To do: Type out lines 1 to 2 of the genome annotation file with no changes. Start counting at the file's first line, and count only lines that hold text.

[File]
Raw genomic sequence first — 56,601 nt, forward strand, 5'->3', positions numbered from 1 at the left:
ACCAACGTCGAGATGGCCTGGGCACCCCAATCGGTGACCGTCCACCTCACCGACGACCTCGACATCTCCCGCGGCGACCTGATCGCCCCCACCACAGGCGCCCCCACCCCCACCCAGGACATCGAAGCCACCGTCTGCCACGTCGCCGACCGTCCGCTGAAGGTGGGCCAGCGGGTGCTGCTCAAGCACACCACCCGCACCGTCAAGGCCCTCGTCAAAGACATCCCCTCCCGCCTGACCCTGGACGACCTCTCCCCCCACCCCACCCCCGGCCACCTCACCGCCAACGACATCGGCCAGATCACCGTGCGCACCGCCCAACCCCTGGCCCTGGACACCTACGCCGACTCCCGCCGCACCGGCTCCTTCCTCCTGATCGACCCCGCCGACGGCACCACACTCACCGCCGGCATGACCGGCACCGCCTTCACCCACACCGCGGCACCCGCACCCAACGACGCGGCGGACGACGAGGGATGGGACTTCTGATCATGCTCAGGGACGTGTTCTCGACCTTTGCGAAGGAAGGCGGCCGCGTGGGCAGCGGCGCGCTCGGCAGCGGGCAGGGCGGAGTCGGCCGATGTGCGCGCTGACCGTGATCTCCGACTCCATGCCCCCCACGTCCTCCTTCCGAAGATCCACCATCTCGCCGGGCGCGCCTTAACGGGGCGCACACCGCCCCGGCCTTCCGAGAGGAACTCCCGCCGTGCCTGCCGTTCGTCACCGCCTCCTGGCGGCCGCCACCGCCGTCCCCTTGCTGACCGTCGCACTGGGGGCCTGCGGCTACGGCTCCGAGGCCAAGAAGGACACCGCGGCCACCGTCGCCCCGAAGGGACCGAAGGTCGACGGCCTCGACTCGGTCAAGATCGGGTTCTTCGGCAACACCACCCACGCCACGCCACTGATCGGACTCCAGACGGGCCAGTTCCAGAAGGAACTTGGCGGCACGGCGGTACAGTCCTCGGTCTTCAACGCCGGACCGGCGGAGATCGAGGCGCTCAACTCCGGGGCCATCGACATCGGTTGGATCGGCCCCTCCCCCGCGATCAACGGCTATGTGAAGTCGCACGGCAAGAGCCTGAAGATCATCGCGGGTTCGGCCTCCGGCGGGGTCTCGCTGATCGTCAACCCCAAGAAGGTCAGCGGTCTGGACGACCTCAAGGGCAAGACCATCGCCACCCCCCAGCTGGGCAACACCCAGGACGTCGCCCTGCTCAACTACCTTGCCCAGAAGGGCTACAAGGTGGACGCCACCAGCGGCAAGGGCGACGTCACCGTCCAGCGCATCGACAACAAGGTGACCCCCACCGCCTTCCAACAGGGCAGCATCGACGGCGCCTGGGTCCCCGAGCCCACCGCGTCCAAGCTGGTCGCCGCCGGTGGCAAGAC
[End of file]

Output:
Raw genomic sequence first — 56,601 nt, forward strand, 5'->3', positions numbered from 1 at the left:
ACCAACGTCGAGATGGCCTGGGCACCCCAATCGGTGACCGTCCACCTCACCGACGACCTCGACATCTCCCGCGGCGACCTGATCGCCCCCACCACAGGCGCCCCCACCCCCACCCAGGACATCGAAGCCACCGTCTGCCACGTCGCCGACCGTCCGCTGAAGGTGGGCCAGCGGGTGCTGCTCAAGCACACCACCCGCACCGTCAAGGCCCTCGTCAAAGACATCCCCTCCCGCCTGACCCTGGACGACCTCTCCCCCCACCCCACCCCCGGCCACCTCACCGCCAACGACATCGGCCAGATCACCGTGCGCACCGCCCAACCCCTGGCCCTGGACACCTACGCCGACTCCCGCCGCACCGGCTCCTTCCTCCTGATCGACCCCGCCGACGGCACCACACTCACCGCCGGCATGACCGGCACCGCCTTCACCCACACCGCGGCACCCGCACCCAACGACGCGGCGGACGACGAGGGATGGGACTTCTGATCATGCTCAGGGACGTGTTCTCGACCTTTGCGAAGGAAGGCGGCCGCGTGGGCAGCGGCGCGCTCGGCAGCGGGCAGGGCGGAGTCGGCCGATGTGCGCGCTGACCGTGATCTCCGACTCCATGCCCCCCACGTCCTCCTTCCGAAGATCCACCATCTCGCCGGGCGCGCCTTAACGGGGCGCACACCGCCCCGGCCTTCCGAGAGGAACTCCCGCCGTGCCTGCCGTTCGTCACCGCCTCCTGGCGGCCGCCACCGCCGTCCCCTTGCTGACCGTCGCACTGGGGGCCTGCGGCTACGGCTCCGAGGCCAAGAAGGACACCGCGGCCACCGTCGCCCCGAAGGGACCGAAGGTCGACGGCCTCGACTCGGTCAAGATCGGGTTCTTCGGCAACACCACCCACGCCACGCCACTGATCGGACTCCAGACGGGCCAGTTCCAGAAGGAACTTGGCGGCACGGCGGTACAGTCCTCGGTCTTCAACGCCGGACCGGCGGAGATCGAGGCGCTCAACTCCGGGGCCATCGACATCGGTTGGATCGGCCCCTCCCCCGCGATCAACGGCTATGTGAAGTCGCACGGCAAGAGCCTGAAGATCATCGCGGGTTCGGCCTCCGGCGGGGTCTCGCTGATCGTCAACCCCAAGAAGGTCAGCGGTCTGGACGACCTCAAGGGCAAGACCATCGCCACCCCCCAGCTGGGCAACACCCAGGACGTCGCCCTGCTCAACTACCTTGCCCAGAAGGGCTACAAGGTGGACGCCACCAGCGGCAAGGGCGACGTCACCGTCCAGCGCATCGACAACAAGGTGACCCCCACCGCCTTCCAACAGGGCAGCATCGACGGCGCCTGGGTCCCCGAGCCCACCGCGTCCAAGCTGGTCGCCGCCGGTGGCAAGAC